The joint venture, which will come into effect from 1 January 2013, will be responsible for the sale of FrieslandCampina’s branded cheese products portfolio on the French market.
FrieslandCampina will control a 45% share of the joint venture. Bongrain will control the remaining 55% stake.
In a statement posted on its website, the Netherlands-based dairy giant revealed that it hopes to learn more from France-based Bongrain about the country’s cheese retail market.
“Royal FrieslandCampina will contribute its expertise in hard and semi-hard cheese production to the partnership. Bongrain will contribute its knowledge of the French branded cheese retail market," it said.
Speaking with DairyReporter.com, FrieslandCampina spokesperson Jan-Willem ter Avest called the joint venture a “great opportunity to gain access to Bongrain’s cheese distribution channels.”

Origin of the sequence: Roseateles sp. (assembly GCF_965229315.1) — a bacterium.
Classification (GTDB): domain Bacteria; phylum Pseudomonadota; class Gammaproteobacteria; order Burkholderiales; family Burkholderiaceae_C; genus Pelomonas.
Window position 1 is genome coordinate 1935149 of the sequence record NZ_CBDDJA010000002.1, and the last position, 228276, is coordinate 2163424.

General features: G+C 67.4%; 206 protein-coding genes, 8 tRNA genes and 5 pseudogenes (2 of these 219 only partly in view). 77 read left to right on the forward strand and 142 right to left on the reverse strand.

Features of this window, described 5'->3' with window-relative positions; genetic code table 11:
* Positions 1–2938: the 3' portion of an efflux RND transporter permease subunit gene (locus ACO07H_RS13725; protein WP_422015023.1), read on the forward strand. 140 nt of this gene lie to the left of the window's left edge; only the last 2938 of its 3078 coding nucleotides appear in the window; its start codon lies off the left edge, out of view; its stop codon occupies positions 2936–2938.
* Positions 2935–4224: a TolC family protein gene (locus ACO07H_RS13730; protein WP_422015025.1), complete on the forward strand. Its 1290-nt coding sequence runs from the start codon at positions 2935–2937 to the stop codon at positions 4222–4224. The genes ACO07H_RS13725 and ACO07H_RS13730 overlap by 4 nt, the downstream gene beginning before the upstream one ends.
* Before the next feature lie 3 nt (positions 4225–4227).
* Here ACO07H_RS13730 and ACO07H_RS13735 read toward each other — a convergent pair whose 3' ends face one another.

Sell more cheese
“This joint venture could be very effective. Bongrain is a big company in the French dairy market, with a big distribution network,” said ter Avest. “The first thing that we want to achieve through this joint venture is to optimise our distribution of cheese across France, and gain access to their sales networks.”
“We want to sell more cheese in France. That is the aim of this joint venture.”
He added that Bongrain will also benefit from the deal, in a purely financial way.
“Bongrain will benefit from the sale of our cheeses. We hope that they will make some good money out of the agreement.”
“Limited” joint venture
ter Avest added that FrieslandCampina already has high hopes for the JV.
“You start a joint venture with someone if you think you can work together for a long time,” he said. “It is hard to say how long it will last, but we hope for a long time.”
In its statement on the deal, FrieslandCampina added that the joint venture is “limited” and that it has no intention of taking over Bongrain.
“Royal FrieslandCampina NV does not intend to acquire the French Dairy Company, Bongrain SA,” the company statement said.